And remember, God cares. God suffers with us in our sufferiing. “In all of their affliction, God was afflicted.” We need to have an ear to hear from God, so what we can settle into that peace. Holding on doesn’t end there. It’s a way of life done in big and small ways right along. A habit we learn so that when the difficulties come, we don’t have to be alarmed, but learn to wrestle them through with God, so that we might rest in his care and good will.

addressed to the “nones”

For those who may not know, “nones” are those who profess to and no doubt often do love Jesus, but have had enough of church or what they see as the institutionalized form of it. If you just happen to be one, you might read on.

I’ve been around the block and then some in over forty years of being “in Christ.” And I’ve seen my share of churches. I would have rather settled down into one denomination, perhaps as a pastor or teacher, but for various reasons that didn’t pan out. And from my perspective, I’ve seen a lot of good, I would say mostly good. And if something wasn’t so good, I would bear with it as part of the experience of being church. After all, I too am part of the mix with good from God and not so good from myself on my way hopefully to maturity in Christ along with the rest of Christ’s body.

The changes I’ve made over the years have been largely circumstantial, not so much driven by doctrinal differences. If the latter were the case, I would have hardly fitted in any church. And I doubt that that is the problem with most of you. What many of you want to see is something that is cutting edge in the missional sense. You don’t want to settle into the status quo of church which seems to have little to no impact on others either in the way of salvation or in the nitty gritty of everyday life.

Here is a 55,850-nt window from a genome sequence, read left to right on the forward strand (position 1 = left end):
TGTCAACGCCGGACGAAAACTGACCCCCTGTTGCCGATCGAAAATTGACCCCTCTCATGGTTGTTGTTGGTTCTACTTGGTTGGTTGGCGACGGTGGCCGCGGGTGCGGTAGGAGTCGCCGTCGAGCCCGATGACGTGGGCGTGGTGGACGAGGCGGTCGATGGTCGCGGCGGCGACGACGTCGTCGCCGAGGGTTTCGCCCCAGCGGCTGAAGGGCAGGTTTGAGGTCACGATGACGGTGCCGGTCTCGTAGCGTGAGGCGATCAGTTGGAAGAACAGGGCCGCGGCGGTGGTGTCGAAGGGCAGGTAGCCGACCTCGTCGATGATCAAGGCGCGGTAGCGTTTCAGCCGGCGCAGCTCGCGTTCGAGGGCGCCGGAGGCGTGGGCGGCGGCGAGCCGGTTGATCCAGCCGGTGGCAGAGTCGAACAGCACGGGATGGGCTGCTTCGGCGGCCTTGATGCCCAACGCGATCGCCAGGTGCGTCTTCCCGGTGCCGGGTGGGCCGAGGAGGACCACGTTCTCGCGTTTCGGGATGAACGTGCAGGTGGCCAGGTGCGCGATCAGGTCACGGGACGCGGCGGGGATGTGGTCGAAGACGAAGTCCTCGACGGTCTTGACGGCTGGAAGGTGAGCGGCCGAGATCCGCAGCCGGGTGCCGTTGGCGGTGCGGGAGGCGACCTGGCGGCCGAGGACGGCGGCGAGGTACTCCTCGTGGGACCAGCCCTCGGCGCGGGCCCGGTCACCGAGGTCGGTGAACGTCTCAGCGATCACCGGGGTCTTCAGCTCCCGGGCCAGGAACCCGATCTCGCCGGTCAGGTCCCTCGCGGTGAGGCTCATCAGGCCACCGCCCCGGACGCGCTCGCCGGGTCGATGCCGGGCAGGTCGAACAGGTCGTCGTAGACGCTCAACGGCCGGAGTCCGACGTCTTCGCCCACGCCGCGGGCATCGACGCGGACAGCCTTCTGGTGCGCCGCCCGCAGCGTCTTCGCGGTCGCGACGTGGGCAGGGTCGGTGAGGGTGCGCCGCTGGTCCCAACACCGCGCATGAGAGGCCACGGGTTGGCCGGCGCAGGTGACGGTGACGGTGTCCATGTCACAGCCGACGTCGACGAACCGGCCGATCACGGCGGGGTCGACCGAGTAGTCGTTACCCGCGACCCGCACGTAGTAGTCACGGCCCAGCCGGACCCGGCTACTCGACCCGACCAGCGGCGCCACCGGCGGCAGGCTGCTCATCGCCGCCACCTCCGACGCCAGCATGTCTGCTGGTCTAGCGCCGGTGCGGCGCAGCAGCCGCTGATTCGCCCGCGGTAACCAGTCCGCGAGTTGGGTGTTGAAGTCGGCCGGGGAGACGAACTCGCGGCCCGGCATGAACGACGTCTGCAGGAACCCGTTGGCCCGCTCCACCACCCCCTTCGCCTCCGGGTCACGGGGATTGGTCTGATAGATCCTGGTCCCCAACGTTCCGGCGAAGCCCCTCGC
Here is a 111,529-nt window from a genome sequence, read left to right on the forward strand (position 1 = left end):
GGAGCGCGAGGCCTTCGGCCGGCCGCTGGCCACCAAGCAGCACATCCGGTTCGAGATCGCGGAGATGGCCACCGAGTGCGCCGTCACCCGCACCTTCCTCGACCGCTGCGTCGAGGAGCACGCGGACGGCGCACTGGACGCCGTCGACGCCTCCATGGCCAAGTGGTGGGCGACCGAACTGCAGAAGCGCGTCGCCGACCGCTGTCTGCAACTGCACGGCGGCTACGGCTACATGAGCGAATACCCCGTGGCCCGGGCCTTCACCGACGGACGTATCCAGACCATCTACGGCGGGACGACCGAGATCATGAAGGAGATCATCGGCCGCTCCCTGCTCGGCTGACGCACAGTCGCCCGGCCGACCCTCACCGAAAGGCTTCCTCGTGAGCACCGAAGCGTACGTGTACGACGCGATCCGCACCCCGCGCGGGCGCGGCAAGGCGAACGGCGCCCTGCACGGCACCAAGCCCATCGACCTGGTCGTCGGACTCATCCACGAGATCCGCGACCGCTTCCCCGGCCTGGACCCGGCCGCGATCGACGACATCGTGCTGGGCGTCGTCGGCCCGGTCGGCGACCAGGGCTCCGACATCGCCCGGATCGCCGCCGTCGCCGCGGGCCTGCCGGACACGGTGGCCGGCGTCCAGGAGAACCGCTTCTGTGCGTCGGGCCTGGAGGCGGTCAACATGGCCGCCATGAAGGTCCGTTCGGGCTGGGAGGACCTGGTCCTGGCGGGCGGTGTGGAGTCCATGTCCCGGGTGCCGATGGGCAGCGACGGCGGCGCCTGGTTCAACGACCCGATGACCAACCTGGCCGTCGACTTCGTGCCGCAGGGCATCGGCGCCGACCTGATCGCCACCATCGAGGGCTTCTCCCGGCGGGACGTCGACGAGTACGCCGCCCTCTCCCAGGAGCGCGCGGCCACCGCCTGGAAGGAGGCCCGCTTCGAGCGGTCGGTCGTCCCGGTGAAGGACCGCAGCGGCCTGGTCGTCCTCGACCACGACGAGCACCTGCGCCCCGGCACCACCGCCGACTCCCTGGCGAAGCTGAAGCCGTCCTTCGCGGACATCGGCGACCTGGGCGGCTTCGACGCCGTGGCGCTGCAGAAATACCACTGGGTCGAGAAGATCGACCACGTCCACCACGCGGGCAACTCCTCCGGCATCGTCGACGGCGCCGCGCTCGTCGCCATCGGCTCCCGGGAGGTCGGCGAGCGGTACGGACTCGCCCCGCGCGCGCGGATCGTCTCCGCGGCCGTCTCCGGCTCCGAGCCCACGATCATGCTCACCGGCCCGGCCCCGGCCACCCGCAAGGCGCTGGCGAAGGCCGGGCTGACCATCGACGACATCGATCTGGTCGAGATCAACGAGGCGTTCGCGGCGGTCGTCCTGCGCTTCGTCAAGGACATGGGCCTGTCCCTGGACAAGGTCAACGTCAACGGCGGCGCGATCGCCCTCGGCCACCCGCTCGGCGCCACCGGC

First of all I want to say what I’m sure most of you already know: When we receive Christ by faith, we are joined not only to him, but also to his body, the church. It is both/and. In being members of Christ, we are members of his body, the church. There are no two ways about it. We therefore belong not only to Christ, but to each other. That is a reality that is to be worked out in real life. If we are joined to Christ, then we are joined to his body so that to opt out of fellowship with his body is to at least dangerously flirt with being out of fellowship with Christ himself. And if I understand the book of Hebrews correctly, we can end up with our entire life in Christ in peril. To depart from Christ’s body doesn’t seem far removed from departing from Christ himself. In that same book we are told not to quit meeting together as is the habit of some, but to encourage one another, and all the more as we see the day of the Lord approaching.